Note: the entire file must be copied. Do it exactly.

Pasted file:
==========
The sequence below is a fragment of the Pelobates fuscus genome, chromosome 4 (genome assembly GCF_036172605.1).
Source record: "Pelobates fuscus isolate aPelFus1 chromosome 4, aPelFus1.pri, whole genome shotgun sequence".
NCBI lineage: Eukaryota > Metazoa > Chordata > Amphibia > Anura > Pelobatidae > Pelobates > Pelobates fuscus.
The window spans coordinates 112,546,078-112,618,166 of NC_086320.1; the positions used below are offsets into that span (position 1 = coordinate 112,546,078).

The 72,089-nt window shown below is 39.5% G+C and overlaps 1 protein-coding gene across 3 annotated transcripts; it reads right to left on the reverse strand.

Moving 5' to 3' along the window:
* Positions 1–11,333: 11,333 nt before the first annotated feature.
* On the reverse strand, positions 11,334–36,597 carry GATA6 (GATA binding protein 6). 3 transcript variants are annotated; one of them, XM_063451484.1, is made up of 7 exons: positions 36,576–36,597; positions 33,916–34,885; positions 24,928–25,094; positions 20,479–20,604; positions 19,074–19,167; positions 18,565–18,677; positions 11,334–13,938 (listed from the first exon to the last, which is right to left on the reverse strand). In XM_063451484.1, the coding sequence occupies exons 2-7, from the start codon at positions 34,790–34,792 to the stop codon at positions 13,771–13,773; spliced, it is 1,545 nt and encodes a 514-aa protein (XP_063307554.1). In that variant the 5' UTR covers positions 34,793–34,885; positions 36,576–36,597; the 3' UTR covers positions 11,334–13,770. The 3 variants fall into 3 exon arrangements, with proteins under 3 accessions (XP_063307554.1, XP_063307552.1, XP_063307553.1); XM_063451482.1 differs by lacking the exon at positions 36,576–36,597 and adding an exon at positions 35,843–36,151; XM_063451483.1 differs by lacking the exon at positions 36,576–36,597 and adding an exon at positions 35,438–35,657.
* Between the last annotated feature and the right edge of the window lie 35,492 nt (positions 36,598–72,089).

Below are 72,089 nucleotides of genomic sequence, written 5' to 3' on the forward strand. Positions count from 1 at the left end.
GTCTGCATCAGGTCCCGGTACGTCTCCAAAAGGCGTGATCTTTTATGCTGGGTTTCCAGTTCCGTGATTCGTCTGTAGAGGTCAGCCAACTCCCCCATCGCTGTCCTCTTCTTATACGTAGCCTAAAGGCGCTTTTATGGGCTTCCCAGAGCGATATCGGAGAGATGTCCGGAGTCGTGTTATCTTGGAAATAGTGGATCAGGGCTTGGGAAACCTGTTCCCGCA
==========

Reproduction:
The sequence below is a fragment of the Pelobates fuscus genome, chromosome 4 (genome assembly GCF_036172605.1).
Source record: "Pelobates fuscus isolate aPelFus1 chromosome 4, aPelFus1.pri, whole genome shotgun sequence".
NCBI lineage: Eukaryota > Metazoa > Chordata > Amphibia > Anura > Pelobatidae > Pelobates > Pelobates fuscus.
The window spans coordinates 112,546,078-112,618,166 of NC_086320.1; the positions used below are offsets into that span (position 1 = coordinate 112,546,078).

The 72,089-nt window shown below is 39.5% G+C and overlaps 1 protein-coding gene across 3 annotated transcripts; it reads right to left on the reverse strand.

Moving 5' to 3' along the window:
* Positions 1–11,333: 11,333 nt before the first annotated feature.
* On the reverse strand, positions 11,334–36,597 carry GATA6 (GATA binding protein 6). 3 transcript variants are annotated; one of them, XM_063451484.1, is made up of 7 exons: positions 36,576–36,597; positions 33,916–34,885; positions 24,928–25,094; positions 20,479–20,604; positions 19,074–19,167; positions 18,565–18,677; positions 11,334–13,938 (listed from the first exon to the last, which is right to left on the reverse strand). In XM_063451484.1, the coding sequence occupies exons 2-7, from the start codon at positions 34,790–34,792 to the stop codon at positions 13,771–13,773; spliced, it is 1,545 nt and encodes a 514-aa protein (XP_063307554.1). In that variant the 5' UTR covers positions 34,793–34,885; positions 36,576–36,597; the 3' UTR covers positions 11,334–13,770. The 3 variants fall into 3 exon arrangements, with proteins under 3 accessions (XP_063307554.1, XP_063307552.1, XP_063307553.1); XM_063451482.1 differs by lacking the exon at positions 36,576–36,597 and adding an exon at positions 35,843–36,151; XM_063451483.1 differs by lacking the exon at positions 36,576–36,597 and adding an exon at positions 35,438–35,657.
* Between the last annotated feature and the right edge of the window lie 35,492 nt (positions 36,598–72,089).

Below are 72,089 nucleotides of genomic sequence, written 5' to 3' on the forward strand. Positions count from 1 at the left end.
GTCTGCATCAGGTCCCGGTACGTCTCCAAAAGGCGTGATCTTTTATGCTGGGTTTCCAGTTCCGTGATTCGTCTGTAGAGGTCAGCCAACTCCCCCATCGCTGTCCTCTTCTTATACGTAGCCTAAAGGCGCTTTTATGGGCTTCCCAGAGCGATATCGGAGAGATGTCCGGAGTCGTGTTATCTTGGAAATAGTGGATCAGGGCTTGGGAAACCTGTTCCCGCA